How can Ukraine curb the Russian-affiliated church and still connect with the West?


Eastern Europe

Evert van Vlastuin, CNE.news

Most Ukrainians share the Orthodox faith with the Russians. Photo EPA, Sergey Dolzhenko

Believing is not easy in Ukraine. The largest church in the country stands under suspicion of being pro-Russian. What can Kyiv do with the Ukrainian Orthodox Church (UOC)?

The UOC is the oldest church in the country. Through the ages, it was connected to the Moscow Patriarchate (MP). But now, the MP is led by Patriarch Kirill, a staunch ally of President Putin. Kirill’s theology also justifies the war against Ukraine.

For this reason, the UOC has tried to distance itself from Moscow as much as possible. It has declared itself fully independent in May 2022. But at the office of the Moscow Patriarchate, they have not changed the books. So, officially, the UOC is still affiliated with Kirill.

Does Ukraine try to curb the church?

Some have tried to do this directly by banning the UOC in an act of Parliament. Since 2019, there is an alternative to the denomination: the Orthodox Church of Ukraine (OCU). That is connected to another Patriarchate in Constantinople. This new church was formed under the political leadership of President Poroshenko.

The idea of the politicians was to forbid the UOC and to point out that the people could join the OCU. But this summer, it became clear that not enough Members of Parliament would support such a bill in the Verkhovna Rada.

Early October, it became clear that there were now enough (226) votes to curb the church indirectly. It might be possible that the parliament will vote about the resolution within a few weeks.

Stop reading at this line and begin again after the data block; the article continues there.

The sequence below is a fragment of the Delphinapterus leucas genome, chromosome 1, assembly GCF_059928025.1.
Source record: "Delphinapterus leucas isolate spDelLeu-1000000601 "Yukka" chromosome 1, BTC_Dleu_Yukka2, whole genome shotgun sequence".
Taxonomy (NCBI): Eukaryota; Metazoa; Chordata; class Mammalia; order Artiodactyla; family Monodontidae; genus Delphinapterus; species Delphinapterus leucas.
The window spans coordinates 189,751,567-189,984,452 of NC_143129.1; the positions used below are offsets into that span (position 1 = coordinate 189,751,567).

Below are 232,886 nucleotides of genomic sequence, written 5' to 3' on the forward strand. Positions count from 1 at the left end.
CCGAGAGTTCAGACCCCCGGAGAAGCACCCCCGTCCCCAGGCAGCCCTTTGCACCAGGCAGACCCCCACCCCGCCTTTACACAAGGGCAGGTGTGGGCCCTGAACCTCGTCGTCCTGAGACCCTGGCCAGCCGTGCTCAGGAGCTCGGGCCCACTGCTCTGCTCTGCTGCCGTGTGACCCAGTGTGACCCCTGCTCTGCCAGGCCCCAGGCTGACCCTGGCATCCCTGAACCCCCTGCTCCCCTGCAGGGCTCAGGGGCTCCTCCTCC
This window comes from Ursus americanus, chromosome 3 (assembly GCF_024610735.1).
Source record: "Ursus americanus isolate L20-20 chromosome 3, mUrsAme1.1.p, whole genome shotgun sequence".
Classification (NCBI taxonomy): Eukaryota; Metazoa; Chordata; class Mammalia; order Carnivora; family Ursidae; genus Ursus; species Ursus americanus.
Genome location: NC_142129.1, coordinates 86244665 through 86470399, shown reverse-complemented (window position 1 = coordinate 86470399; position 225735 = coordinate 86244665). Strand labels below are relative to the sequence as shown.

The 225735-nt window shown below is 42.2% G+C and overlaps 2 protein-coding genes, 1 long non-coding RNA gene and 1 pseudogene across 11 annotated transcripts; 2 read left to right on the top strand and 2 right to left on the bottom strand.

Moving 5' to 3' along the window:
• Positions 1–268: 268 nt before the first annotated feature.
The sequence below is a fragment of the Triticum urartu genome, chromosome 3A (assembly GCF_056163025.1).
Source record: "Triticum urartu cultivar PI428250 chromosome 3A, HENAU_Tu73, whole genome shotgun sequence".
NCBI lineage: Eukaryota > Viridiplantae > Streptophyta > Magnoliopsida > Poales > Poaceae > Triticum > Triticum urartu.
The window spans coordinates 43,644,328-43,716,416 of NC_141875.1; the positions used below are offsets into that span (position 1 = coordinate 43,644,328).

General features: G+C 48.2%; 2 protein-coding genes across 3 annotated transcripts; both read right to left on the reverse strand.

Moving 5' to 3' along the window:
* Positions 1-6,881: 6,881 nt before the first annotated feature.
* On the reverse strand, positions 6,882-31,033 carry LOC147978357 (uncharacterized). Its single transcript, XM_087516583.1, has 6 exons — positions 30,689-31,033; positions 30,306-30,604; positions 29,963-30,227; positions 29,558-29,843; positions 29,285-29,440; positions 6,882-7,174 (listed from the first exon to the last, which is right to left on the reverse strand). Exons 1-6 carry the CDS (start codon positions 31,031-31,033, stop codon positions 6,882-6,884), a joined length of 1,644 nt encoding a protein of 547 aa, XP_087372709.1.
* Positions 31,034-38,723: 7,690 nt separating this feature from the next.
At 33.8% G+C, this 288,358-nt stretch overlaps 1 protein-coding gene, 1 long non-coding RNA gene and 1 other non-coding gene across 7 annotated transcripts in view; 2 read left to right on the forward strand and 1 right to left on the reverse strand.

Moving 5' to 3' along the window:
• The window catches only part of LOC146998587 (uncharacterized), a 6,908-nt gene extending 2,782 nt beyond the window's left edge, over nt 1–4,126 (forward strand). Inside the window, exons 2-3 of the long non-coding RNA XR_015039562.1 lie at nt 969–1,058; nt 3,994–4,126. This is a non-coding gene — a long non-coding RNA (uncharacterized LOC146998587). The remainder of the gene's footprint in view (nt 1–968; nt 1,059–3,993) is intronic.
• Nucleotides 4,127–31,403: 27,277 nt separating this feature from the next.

On what ground will the state try to curb the church?

The bill says the court can liquidate a church if it spreads war propaganda or hatred. The bill was drafted by Vasily Malyuk, the head of the SBU, the Ukrainian security service. He wrote a letter of support to the Verkhovna Rada.

There is a deep suspicion against the UOC, although it is still the largest religious community in the country. The suspicion is that the connection with Moscow leads to a natural flow of anti-Ukrainian information and pro-Russian propaganda.

Last winter, the police searched some monasteries from the UOC. They found some priests and monks who had pro-Russian material. The result is that 65 clergymen of the UOC are prosecuted. Of these 65 accused, 15 are said to be bishops. The crimes committed are public agitation, religious hatred, even the selling of firearms, and possession of child pornography.

Is a legal limitation the logical answer to this? Of course not. It would be more practical to give those 65 clergymen a fair trial without curbing the rights of the whole church.

Funeral ceremony in Lviv. Photo AFP, Yuriy Dyachyshyn

The UOC is not a “criminal enterprise”. To liquidate the church would only be possible if spreading war propaganda would be the nature of this community. But that is not true. The UOC has been on the side of Ukraine since the start of the conflict in February 2022. It is still active in supporting the Ukrainian army.

It seems to be a political move to de-legitimise anything with Russian flavour. Within the UOC, some parishes use Russian as the primary language, which is sensitive for the Ukrainian authorities. And since the UOC, in theory, still recognises Patriarch Kirill as head, this also causes some pain.